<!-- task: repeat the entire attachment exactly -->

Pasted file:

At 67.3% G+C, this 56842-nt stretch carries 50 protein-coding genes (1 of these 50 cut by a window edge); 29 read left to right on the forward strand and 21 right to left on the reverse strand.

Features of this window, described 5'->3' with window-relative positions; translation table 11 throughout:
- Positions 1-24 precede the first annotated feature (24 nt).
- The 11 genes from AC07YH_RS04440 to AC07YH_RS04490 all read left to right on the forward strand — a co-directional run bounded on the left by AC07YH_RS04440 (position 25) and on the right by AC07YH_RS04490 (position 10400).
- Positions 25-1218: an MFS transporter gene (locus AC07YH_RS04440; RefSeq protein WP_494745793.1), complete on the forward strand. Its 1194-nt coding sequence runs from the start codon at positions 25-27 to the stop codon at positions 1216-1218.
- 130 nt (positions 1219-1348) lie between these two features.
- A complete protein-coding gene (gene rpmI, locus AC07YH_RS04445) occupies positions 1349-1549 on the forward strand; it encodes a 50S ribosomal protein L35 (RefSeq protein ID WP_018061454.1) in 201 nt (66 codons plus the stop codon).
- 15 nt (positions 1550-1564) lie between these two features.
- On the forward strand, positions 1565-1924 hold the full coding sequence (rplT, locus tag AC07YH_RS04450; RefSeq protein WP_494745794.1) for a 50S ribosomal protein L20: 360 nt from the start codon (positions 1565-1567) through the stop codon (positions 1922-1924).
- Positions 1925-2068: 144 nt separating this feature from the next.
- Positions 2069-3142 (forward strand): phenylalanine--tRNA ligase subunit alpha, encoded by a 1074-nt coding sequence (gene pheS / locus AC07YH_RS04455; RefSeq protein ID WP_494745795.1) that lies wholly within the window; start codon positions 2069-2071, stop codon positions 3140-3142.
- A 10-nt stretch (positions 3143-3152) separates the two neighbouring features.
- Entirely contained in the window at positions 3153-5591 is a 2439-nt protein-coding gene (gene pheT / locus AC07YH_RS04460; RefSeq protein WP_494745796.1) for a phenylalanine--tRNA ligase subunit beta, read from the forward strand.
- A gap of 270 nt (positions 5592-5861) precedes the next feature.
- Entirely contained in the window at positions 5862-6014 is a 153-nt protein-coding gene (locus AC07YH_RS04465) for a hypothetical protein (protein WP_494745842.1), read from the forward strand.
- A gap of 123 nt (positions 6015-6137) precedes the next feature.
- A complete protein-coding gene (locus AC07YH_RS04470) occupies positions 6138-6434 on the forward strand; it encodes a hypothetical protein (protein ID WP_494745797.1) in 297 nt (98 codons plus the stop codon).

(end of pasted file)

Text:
At 67.3% G+C, this 56842-nt stretch carries 50 protein-coding genes (1 of these 50 cut by a window edge); 29 read left to right on the forward strand and 21 right to left on the reverse strand.

Features of this window, described 5'->3' with window-relative positions; translation table 11 throughout:
- Positions 1-24 precede the first annotated feature (24 nt).
- The 11 genes from AC07YH_RS04440 to AC07YH_RS04490 all read left to right on the forward strand — a co-directional run bounded on the left by AC07YH_RS04440 (position 25) and on the right by AC07YH_RS04490 (position 10400).
- Positions 25-1218: an MFS transporter gene (locus AC07YH_RS04440; RefSeq protein WP_494745793.1), complete on the forward strand. Its 1194-nt coding sequence runs from the start codon at positions 25-27 to the stop codon at positions 1216-1218.
- 130 nt (positions 1219-1348) lie between these two features.
- A complete protein-coding gene (gene rpmI, locus AC07YH_RS04445) occupies positions 1349-1549 on the forward strand; it encodes a 50S ribosomal protein L35 (RefSeq protein ID WP_018061454.1) in 201 nt (66 codons plus the stop codon).
- 15 nt (positions 1550-1564) lie between these two features.
- On the forward strand, positions 1565-1924 hold the full coding sequence (rplT, locus tag AC07YH_RS04450; RefSeq protein WP_494745794.1) for a 50S ribosomal protein L20: 360 nt from the start codon (positions 1565-1567) through the stop codon (positions 1922-1924).
- Positions 1925-2068: 144 nt separating this feature from the next.
- Positions 2069-3142 (forward strand): phenylalanine--tRNA ligase subunit alpha, encoded by a 1074-nt coding sequence (gene pheS / locus AC07YH_RS04455; RefSeq protein ID WP_494745795.1) that lies wholly within the window; start codon positions 2069-2071, stop codon positions 3140-3142.
- A 10-nt stretch (positions 3143-3152) separates the two neighbouring features.
- Entirely contained in the window at positions 3153-5591 is a 2439-nt protein-coding gene (gene pheT / locus AC07YH_RS04460; RefSeq protein WP_494745796.1) for a phenylalanine--tRNA ligase subunit beta, read from the forward strand.
- A gap of 270 nt (positions 5592-5861) precedes the next feature.
- Entirely contained in the window at positions 5862-6014 is a 153-nt protein-coding gene (locus AC07YH_RS04465) for a hypothetical protein (protein WP_494745842.1), read from the forward strand.
- A gap of 123 nt (positions 6015-6137) precedes the next feature.
- A complete protein-coding gene (locus AC07YH_RS04470) occupies positions 6138-6434 on the forward strand; it encodes a hypothetical protein (protein ID WP_494745797.1) in 297 nt (98 codons plus the stop codon).